Impact of Combining Long-Term Subsoiling and Organic Fertilizer on Soil Microbial Biomass Carbon and Nitrogen, Soil Enzyme Activity, and Water Use of Winter Wheat

Yang, Yonghui; Li, Minjie; Wu, Jicheng; Pan, Xiaoying; Gao, Cuimin; Tang, Darrell W.S.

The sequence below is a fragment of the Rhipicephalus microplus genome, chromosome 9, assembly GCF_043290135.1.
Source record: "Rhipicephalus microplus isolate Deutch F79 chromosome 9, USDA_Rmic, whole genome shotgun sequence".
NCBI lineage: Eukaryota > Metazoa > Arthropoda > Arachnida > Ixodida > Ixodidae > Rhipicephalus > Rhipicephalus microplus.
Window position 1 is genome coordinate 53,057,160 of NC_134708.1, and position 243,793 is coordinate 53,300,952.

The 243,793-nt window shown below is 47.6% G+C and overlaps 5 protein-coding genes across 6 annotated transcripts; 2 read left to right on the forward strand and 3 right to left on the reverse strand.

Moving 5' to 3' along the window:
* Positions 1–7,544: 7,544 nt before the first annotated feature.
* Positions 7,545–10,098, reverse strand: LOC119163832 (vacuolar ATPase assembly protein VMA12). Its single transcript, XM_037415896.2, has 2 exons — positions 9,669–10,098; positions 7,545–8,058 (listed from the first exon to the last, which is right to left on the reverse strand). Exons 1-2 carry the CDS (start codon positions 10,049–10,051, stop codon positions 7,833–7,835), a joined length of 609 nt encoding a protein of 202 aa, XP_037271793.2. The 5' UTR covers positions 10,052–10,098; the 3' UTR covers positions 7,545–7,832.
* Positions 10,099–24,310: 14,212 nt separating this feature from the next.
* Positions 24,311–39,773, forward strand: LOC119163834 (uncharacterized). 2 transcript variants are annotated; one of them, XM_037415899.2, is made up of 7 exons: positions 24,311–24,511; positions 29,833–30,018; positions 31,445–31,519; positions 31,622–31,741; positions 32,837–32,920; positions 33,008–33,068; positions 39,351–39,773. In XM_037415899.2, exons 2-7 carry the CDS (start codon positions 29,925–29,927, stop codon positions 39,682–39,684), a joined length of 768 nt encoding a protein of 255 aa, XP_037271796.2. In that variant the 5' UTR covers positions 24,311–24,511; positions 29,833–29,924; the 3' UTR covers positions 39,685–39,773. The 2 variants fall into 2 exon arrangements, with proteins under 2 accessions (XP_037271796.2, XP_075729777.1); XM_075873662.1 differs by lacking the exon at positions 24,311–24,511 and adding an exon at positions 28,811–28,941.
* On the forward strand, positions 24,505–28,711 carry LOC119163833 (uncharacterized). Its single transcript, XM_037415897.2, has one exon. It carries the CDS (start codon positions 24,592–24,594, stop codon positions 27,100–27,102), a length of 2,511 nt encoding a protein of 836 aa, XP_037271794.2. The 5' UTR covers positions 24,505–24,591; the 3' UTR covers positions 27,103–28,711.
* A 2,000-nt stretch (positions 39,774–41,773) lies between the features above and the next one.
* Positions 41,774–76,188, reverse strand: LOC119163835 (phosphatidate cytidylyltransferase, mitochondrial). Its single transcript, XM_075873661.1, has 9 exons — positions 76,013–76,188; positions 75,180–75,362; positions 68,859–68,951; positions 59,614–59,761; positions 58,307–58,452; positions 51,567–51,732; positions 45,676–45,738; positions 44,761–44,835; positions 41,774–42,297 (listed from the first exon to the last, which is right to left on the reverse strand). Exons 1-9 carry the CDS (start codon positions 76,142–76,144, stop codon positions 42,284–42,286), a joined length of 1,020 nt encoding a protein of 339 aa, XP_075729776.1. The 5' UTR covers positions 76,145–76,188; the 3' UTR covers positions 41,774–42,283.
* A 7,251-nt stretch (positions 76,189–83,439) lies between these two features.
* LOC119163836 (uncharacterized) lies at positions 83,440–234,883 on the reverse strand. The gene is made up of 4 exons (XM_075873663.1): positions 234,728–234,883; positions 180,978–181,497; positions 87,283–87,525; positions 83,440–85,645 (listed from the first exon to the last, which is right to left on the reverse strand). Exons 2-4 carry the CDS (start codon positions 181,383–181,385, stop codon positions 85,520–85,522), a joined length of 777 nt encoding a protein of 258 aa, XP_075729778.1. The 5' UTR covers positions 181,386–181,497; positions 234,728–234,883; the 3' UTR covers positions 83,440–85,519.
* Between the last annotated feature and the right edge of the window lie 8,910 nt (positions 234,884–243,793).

Reductions in soil productivity and soil water retention capacity, and water scarcity during crop growth, may occur due to long-term suboptimal tillage and fertilization practices. Therefore, the application of appropriate tillage (subsoiling) and fertilization (organic fertilizer) practices is important for improving soil structure, water conservation and soil productivity. We hypothesize that subsoiling tillage combined with organic fertilizer has a better effect than subsoiling or organic fertilizer alone. A field experiment in Henan, China, has been conducted since 2011 to explore the effects of subsoiling and organic fertilizer, in combination, on winter wheat (Triticum aestivum L.) farming. We studied the effects of conventional tillage (CT), subsoiling (S), organic fertilizer (OF), and organic fertilizer combined with subsoiling (S+OF) treatments on dry matter accumulation (DM), water consumption (ET), water use efficiency (WUE) at different growth stages, yield, and water production efficiency (WPE) of winter wheat over 3 years (2016–2017, 2017–2018, 2018–2019). We also analyzed the soil structure, soil organic carbon, soil microbial biomass carbon and nitrogen, and soil enzymes in 2019. The results indicate that compared with CT, the S, OF and S+OF treatments increased the proportion of >0.25 mm aggregates, and S+OF especially led to increased soil organic carbon, soil microbial biomass carbon and nitrogen, soil enzyme activity (sucrase, cellulose, and urease). S+OF treatment was most effective in reducing ET, and increasing DM and WUE during the entire growth period of wheat. S+OF treatment also increased the total dry matter accumulation (Total DM) and total water use efficiency (total WUE) by 18.6–32.0% and 36.6–42.7%, respectively, during these 3 years. Wheat yield and WPE under S+OF treatment increased by 11.6–28.6% and 26.8–43.6%, respectively, in these 3 years. Therefore, S+OF in combination was found to be superior to S or OF alone, which in turn yielded better results than the CT.